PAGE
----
- Museum number
Compound microscope of Culpeper type; wood, brass and vellum; top portion: turned and moulded mahogany, topmost brass shutter; downward projecting thick vellum sleeve; internally threaded wood ring(broken in two); field lens; brass objective holder screwed into wood ring; bottom portion: vellum tube covered with green sharkskin with two brass shaped rims attached to turned wood ring supported by three curved brass feet, screwed to wood base; whole optical system adjustable; concave illuminating mirror pivoted in semi-circular holding ring mounted on base; various accessories in a drawer in the base: lens, glass slip and twenty slides; pyramidal wood case with hinged front door; trade card.
- Production date
Height: 425 millimetres (overall)
Length: 153 millimetres (square)
- Curator's comments
- Ward 1981
Top portion Turned and moulded mahogany, with topmost brass shutter, and downward projecting thick vellum sleeve, external diameter 57 mm, length 69 mm below the moulded mahogany top, green-covered, with an internally threaded wooden ring, now broken into two, at its bottom. The eyepiece is of focal length 43 mm, and a field lens, focal length 101 mm, is mounted 65 mm below it. The brass objective holder, length 90 mm, is screwed
into the wooden ring mentioned above; the distance from the field lens to the objective is then 180 mm. There is a choice of five objectives.
Bottom portion Vellum tube, length 82 mm, covered with green sharkskin and with two shaped brass rims; attached to its lower end is a turned wooden ring supported by three curved brass feet, length 68 mm, attached at their lower ends to the stage; the curved and shaped feet continue downwards and are screwed to the wooden base, which is carved and moulded in its upper portion.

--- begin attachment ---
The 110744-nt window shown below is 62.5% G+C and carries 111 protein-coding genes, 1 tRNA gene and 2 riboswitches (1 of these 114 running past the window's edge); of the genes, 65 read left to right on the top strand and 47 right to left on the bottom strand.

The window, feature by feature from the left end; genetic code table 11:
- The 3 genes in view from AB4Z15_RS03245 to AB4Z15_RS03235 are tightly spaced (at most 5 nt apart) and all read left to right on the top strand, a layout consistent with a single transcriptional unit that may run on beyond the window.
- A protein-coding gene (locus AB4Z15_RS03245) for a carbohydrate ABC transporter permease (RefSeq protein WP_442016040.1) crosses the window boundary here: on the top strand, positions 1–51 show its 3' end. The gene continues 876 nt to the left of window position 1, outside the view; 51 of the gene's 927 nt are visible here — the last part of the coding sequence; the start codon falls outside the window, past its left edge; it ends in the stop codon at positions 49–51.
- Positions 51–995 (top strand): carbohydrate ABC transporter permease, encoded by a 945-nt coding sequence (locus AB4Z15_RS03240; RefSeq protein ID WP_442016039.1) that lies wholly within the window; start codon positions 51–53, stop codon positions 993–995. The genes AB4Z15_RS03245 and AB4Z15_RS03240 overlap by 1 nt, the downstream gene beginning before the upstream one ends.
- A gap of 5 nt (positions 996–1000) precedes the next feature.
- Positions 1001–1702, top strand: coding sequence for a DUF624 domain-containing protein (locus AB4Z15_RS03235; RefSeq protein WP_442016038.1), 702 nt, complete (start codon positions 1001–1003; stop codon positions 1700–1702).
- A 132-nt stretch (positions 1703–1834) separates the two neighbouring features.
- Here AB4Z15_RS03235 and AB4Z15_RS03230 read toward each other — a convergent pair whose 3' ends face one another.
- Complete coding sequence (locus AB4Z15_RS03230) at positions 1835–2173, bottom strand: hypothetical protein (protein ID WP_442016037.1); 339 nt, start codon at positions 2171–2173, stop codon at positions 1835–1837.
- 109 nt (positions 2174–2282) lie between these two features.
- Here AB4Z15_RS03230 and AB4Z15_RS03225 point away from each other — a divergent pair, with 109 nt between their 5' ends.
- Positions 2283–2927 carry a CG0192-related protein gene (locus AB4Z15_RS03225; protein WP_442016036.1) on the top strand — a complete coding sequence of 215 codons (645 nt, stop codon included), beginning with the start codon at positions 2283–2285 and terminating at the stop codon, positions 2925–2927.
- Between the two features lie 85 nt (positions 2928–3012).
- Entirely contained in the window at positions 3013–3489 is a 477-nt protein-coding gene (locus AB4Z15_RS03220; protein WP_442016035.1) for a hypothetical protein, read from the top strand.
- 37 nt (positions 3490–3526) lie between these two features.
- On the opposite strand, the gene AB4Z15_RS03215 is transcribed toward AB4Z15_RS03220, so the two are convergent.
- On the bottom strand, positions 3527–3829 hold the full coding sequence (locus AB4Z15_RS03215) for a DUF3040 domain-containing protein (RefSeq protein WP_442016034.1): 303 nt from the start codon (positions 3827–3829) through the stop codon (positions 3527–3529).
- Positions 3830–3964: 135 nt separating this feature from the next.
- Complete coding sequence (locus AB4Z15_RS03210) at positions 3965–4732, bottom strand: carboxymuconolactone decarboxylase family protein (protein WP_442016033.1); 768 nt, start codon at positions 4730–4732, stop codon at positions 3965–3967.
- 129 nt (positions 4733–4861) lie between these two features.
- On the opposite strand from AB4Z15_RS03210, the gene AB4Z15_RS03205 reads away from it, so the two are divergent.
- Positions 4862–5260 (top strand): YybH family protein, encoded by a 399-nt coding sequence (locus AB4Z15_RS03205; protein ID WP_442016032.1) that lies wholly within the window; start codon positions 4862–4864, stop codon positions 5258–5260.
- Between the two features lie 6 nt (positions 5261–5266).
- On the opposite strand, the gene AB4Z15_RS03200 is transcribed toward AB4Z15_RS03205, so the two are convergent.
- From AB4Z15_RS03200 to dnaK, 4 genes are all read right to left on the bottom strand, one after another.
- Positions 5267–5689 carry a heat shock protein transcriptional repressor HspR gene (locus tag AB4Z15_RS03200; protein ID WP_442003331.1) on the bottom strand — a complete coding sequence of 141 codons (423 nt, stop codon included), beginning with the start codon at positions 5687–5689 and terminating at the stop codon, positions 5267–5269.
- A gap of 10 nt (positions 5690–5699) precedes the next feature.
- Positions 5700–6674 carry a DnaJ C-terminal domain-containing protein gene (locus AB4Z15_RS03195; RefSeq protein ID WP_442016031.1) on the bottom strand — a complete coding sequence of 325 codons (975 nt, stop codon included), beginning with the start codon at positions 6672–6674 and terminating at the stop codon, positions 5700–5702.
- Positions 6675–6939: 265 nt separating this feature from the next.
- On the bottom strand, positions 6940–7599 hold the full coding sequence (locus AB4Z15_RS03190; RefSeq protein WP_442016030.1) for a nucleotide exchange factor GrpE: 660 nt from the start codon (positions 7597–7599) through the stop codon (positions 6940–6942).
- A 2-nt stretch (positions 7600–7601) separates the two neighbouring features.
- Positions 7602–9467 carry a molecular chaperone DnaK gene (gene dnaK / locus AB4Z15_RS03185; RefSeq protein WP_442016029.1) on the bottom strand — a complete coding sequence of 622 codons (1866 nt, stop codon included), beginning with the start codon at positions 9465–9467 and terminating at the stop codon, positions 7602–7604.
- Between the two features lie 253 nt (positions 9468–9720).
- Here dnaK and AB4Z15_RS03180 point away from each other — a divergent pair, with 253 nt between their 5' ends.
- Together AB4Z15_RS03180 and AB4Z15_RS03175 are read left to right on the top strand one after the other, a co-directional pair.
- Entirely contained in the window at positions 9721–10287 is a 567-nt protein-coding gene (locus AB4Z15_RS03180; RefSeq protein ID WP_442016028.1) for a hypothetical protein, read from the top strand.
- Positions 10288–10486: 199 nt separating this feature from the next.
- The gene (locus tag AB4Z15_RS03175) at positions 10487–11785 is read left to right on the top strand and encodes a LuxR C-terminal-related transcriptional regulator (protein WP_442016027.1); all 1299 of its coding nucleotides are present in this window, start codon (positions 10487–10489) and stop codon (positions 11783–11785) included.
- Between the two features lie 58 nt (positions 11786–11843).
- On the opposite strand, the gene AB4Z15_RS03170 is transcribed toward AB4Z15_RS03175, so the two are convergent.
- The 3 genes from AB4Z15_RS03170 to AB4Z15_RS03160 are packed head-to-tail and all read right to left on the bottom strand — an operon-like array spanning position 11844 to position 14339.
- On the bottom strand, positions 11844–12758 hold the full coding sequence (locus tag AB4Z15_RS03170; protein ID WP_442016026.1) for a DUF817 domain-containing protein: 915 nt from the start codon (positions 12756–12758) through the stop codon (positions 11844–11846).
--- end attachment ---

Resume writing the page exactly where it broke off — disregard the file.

The whole optical system is adjustable vertically by sliding one vellum tube within the other. The concave illuminating mirror (now cracked) is pivoted in a semicircular holding ring which is mounted on the base and which can itself be rotated about a vertical axis. In a drawer in the base are various accessories, including four
alternative objectives, a lens with a holder now broken in two, a glass slip with end broken off with three shallow recesses, and twenty slides (one broken). All but one of these are titled in Dutch and are copies of illustrations and engravings, one dated 1859. The exception is entitled 'crystals of carbonate of lime'.
The wooden case is of pyramidal form, with a hinged front door, and inside it is the trade card of Benjamin Martin at his shop near Crane Court, Fleet Street, listing many kinds of 'Philosophical Optical and Mathematical Instruments' made and sold by him. The wording is: All sorts of Philosophical Optical and Mathematical
Instruments many of which are of New Invention, madeand sold by
at his shop
near Crane Court in Fleet Street
Planetariums, Globes of any size, Airpumps, Barometers, Thermometers, Pocket Microscopes, Wilson's Microscopes, Solar Microscopes &c. Reflecting and Refracting Telescopes, Reading Glasses, Opera Glasses, Spectacles &c. Hadley's Quadrants, Cases of Instruments, Sectors, Sliding Rules &c. Artificial Magnets; any of which maybe sent safe to any part of England.
- On display (G1/wp168)
- Acquisition date
- Britain, Europe and Prehistory
- Registration number